One forecaster warned the new rounds of rainfall - caused by the same stubborn subtropical low that brought Friday’s flooding - could bring 100mm to 200mm to parts of Northland, Auckland and the Coromandel in the coming days.
“The very warm and humid air mass covering Aotearoa brings ripe conditions for persistent, heavy rain plus the risk of thunderstorms which can further intensify the rainfall,” MetService meteorologist Lewis Ferris said.
The MetService said high rainfalls could cause dangerous river conditions and significant flooding.
“Slips and floodwaters are likely to disrupt travel, making some roads impassable and possibly isolating communities,” the MetService said.
An orange heavy rain warning has been issued for Auckland south of Orewa lasting until mid morning, which could cause rivers and streams to rise rapidly, MetService said.
The fresh tranche of warnings came as Aucklanders used a reprieve in the weather to start cleaning up after the worst of the rain on Friday evening.
The Minister for Emergency Management Kieran McAnulty yesterday announced an extra $1 million of funding for Auckland’s Mayoral Relief Fund to help communities.
“This is the most significant contribution to a Mayoral Relief Fund ever and ensures that funding is being provided to the affected communities as quickly as possible,” McAnulty said.
So far, more than 100 homes have been red-stickered and 375 have been yellow-stickered.
Meanwhile, schools and other education centres across Auckland have been told they may be able to open within days if the weather improves and roads are cleared.
Yesterday, Secretary for Education Iona Holsted issued a special bulletin for school leaders apologising for “slow” communications yesterday when she instructed schools, kura, tertiary institutes and early learning centres to close.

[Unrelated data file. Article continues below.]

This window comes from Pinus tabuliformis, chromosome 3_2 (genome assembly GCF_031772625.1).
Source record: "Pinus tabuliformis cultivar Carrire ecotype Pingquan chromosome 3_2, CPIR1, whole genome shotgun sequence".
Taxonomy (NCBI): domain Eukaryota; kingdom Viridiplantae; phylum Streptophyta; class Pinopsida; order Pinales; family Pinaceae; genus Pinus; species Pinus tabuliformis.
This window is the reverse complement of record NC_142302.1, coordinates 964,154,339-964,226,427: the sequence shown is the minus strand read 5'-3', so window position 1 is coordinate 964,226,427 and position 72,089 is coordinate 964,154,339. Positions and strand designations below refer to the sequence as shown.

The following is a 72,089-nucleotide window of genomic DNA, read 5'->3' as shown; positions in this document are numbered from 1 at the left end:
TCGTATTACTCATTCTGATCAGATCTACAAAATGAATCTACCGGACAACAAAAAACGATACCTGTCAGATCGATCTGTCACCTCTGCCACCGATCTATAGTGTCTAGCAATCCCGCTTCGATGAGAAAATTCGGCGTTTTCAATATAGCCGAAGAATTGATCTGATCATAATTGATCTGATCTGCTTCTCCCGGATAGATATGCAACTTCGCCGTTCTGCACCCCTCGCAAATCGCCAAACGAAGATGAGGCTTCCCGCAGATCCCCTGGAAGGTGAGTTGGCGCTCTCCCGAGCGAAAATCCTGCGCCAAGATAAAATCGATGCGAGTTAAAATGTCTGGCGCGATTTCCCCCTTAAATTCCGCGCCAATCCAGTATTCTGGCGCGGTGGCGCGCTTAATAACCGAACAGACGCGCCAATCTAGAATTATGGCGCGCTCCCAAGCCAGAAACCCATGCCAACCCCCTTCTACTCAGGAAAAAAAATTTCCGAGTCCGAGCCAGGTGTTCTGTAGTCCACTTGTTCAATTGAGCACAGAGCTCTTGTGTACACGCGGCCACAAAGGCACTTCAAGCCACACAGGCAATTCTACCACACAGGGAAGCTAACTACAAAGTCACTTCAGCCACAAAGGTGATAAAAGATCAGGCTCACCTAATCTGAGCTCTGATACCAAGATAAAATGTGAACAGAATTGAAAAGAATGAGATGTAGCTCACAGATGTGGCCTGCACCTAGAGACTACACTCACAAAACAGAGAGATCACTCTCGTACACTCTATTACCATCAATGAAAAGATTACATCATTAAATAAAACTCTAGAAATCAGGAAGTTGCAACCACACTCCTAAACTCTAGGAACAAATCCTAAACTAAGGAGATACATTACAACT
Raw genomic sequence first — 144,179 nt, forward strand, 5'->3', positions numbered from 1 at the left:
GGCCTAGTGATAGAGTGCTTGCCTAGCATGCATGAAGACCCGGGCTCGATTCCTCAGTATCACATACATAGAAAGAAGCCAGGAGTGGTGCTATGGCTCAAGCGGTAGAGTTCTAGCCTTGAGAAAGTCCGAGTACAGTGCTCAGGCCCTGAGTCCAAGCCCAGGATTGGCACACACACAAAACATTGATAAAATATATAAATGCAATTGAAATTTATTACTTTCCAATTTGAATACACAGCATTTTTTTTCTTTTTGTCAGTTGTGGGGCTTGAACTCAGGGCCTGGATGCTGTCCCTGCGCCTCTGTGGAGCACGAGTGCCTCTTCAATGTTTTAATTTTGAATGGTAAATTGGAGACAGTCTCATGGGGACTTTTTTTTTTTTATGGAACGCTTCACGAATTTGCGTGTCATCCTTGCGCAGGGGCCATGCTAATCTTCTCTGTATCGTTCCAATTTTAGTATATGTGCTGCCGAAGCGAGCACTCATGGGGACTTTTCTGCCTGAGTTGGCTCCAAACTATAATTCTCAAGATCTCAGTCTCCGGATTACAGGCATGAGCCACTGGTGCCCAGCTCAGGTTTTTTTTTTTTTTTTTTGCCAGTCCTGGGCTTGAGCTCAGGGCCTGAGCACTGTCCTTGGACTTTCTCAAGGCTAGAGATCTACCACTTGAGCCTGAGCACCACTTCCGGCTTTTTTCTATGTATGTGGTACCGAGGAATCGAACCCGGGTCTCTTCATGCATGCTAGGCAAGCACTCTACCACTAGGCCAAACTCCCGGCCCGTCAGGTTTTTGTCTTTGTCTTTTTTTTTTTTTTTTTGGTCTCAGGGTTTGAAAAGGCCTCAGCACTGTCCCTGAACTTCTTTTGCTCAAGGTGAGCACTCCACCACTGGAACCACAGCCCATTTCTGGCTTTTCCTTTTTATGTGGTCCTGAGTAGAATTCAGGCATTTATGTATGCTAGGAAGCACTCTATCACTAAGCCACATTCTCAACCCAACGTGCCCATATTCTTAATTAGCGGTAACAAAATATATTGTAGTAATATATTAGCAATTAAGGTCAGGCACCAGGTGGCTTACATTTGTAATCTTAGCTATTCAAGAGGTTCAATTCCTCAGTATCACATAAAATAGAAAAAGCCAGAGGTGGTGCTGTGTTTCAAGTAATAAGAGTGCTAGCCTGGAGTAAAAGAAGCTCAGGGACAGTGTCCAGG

Holsted said the direction had been “necessary in order for emergency services to work on fixing road infrastructure”.
The Ministry of Education, however, later said early learning services that can safely open, may unlock their doors for families in their community that need education and care from today.
Some 35 Auckland roads are closed or restricted and an entire section of State Highway 25A on the Coromandel Peninsula has been washed away during the intense weather.
Auckland Transport’s Sarah Bryant said since Friday, AT had closed 82 roads, 35 of which remain closed. 47 had been reopened, she said.
There had been 20 slips on the rail network, she said.
Auckland has experienced record rainfall, with widespread flooding creating hazards for people and properties since Friday.
So far this year the National Institute of Water and Atmospheric Research (Niwa) said Auckland has already recorded 38 per cent of its usual annual rainfall - and 769 per cent of its average January rainfall.
This month is also likely to go down as one of Auckland’s dreariest Januarys on the books with the city averaging a paltry five hours of sunshine each day.
Auckland Mayor Wayne Brown declared a state of emergency for the region on Friday night, which came into force immediately and will last seven days.
“Stay home if you can,” Brown said. “The ground is so saturated, that if anything [the coming rain] could be worse than Friday.”
Due to the widespread flooding, slips and extensive damage, some businesses are asking office staff to work from home, while others have closed their doors until further notice.
The New Zealand Defence Force (NZDF) is on standby at two bases in the Auckland region to assist if required.
There are also military liaison officers at the Auckland Emergency Centre, the Warkworth Civil Defence Centre, and in Northland.
“There are a couple of Unimog trucks with supplies at RNZAF Base Auckland available if needed to reach flood-affected areas. Other supplies are at RNZAF Base Auckland if these are needed,” an NZDF spokesperson said.
MetService forecaster Georgina Griffiths told media yesterday the warnings were “on track” and would see rain pummel the upper North Island as predicted.
As well as the red and orange rain warnings, a new heavy rain watch has been issued for parts of Tasman, Westland, Waikato and Mount Taranaki.
Meanwhile, the storm-ravaged Waitomo District Council urged residents to have a grab bag and emergency supplies ready in case they need to evacuate in the middle of the night. The council says a heavy rain watch is in force for the early hours of tomorrow morning.
Waka Kotahi NZ Transport Agency regional manager of maintenance and operations Jacqui Hori-Hoult said contractors have worked hard to clear some slips and debris on SH1 at the Brynderwyns, but because there’s a very real risk of further slipping at any time, they made the decision to keep the stretch closed for now.